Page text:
U.S. Chamber Litigation Center

The U.S. Chamber Litigation Center fights for business at every level of the U.S. judicial system, on virtually every issue affecting business.

Founded in 1977, the U.S. Chamber Litigation Center is a separately incorporated affiliate of the U.S. Chamber of Commerce.  The Litigation Center fights for business at every level of the U.S. judicial system, on virtually every issue affecting business, including class actions and arbitration, labor and employment, energy and environment, securities and corporate governance, financial regulation, free speech, preemption, government contracts, and criminal law.

We represent the Chamber in lawsuits to challenge unlawful federal, state, and local regulatory actions.  We intervene to defend the government in cases brought by activists to challenge pro-business or deregulatory actions.  We file amicus curiae briefs representing the broad views of the business community in important litigation throughout the country, including in the Supreme Court of the United States.  We help advocates prepare for oral arguments in cases that present important business issues.  We work with the media to help the public understand key decisions and legal principles.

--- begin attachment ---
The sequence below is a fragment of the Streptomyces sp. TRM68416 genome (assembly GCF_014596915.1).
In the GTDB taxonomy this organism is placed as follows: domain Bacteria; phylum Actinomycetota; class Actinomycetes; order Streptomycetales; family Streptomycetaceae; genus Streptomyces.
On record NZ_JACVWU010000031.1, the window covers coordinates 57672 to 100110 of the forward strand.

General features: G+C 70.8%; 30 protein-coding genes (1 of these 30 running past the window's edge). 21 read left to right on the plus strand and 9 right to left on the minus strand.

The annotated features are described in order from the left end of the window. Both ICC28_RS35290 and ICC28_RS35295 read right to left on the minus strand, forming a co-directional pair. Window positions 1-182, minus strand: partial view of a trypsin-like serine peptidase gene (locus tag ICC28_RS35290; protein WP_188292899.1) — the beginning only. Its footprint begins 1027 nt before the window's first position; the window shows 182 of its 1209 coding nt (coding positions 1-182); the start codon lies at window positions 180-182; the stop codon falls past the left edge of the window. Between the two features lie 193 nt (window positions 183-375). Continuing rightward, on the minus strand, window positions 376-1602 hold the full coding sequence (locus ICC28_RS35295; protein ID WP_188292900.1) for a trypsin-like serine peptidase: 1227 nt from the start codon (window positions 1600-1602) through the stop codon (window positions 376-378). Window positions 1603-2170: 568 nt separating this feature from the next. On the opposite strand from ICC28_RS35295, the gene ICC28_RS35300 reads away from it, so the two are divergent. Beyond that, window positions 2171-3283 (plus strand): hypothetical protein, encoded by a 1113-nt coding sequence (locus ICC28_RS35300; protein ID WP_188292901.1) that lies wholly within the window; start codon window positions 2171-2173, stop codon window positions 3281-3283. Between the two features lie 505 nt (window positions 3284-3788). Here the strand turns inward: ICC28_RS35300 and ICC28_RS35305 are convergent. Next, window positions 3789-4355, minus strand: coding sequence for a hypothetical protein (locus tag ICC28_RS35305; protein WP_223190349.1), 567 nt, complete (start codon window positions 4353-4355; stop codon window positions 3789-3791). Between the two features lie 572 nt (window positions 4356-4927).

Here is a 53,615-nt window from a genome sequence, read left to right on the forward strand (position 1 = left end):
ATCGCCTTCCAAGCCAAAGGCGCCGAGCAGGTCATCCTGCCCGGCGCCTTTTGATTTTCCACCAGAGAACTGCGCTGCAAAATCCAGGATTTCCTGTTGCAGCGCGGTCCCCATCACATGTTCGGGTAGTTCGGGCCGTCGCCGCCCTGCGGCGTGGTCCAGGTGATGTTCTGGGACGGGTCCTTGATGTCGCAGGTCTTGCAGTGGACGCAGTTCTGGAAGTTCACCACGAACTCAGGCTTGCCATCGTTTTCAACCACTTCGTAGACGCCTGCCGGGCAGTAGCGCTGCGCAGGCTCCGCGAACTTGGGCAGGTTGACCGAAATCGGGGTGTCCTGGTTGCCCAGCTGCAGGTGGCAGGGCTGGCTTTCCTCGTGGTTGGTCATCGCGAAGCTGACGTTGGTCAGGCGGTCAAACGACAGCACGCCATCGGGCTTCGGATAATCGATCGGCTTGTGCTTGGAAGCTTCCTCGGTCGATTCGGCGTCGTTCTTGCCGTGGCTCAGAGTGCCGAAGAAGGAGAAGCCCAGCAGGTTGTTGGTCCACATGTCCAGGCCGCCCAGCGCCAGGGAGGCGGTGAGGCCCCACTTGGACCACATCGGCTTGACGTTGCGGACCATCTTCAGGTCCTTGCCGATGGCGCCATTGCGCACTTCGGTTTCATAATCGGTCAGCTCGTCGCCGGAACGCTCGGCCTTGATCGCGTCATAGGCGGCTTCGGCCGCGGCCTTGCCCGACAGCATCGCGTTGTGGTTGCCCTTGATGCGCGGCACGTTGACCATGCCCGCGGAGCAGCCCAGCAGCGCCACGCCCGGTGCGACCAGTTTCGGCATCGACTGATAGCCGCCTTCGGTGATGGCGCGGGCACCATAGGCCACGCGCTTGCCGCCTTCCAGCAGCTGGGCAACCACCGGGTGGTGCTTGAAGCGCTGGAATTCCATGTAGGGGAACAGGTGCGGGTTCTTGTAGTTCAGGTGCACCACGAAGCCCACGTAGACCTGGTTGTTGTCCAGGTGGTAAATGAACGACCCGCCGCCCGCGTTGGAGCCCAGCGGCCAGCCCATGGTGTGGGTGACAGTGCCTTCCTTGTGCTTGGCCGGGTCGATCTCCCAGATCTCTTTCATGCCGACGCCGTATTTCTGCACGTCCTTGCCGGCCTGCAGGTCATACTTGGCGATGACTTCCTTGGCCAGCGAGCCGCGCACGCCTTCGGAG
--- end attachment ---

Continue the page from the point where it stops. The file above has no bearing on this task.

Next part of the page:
The Litigation Center is staffed by a team of experienced in-house litigators—five previously clerked for Justices on the U.S. Supreme Court, and five have significant government experience at the White House and the Departments of Justice and Homeland Security.  All have significant private sector litigation experience. It retains the nation’s top lawyers, including former U.S. Solicitors General and other executive branch officers, veterans of the Supreme Court bar, and former state court judges and officials, to serve as outside counsel.

Recent Activity

Litigation UpdateJun 10, 2019 - 8:45am

Supreme Court grants cert. petition concerning the causation standard for proving racial discrimination under 42 USC 1981

In Comcast Corp. v. National Association of African-American Owned Media, the Supreme Court granted review to determine whether a claim of racial discrimination may proceed even if racial animus was not the but-for cause of a defendant’s action, so long as a plaintiff can still demonstrate that discriminatory intent was a factor in that action.

Litigation UpdateJun 10, 2019 - 8:30am

Supreme Court grants cert. petition concerning federal preemption of state environmental remedies under CERCLA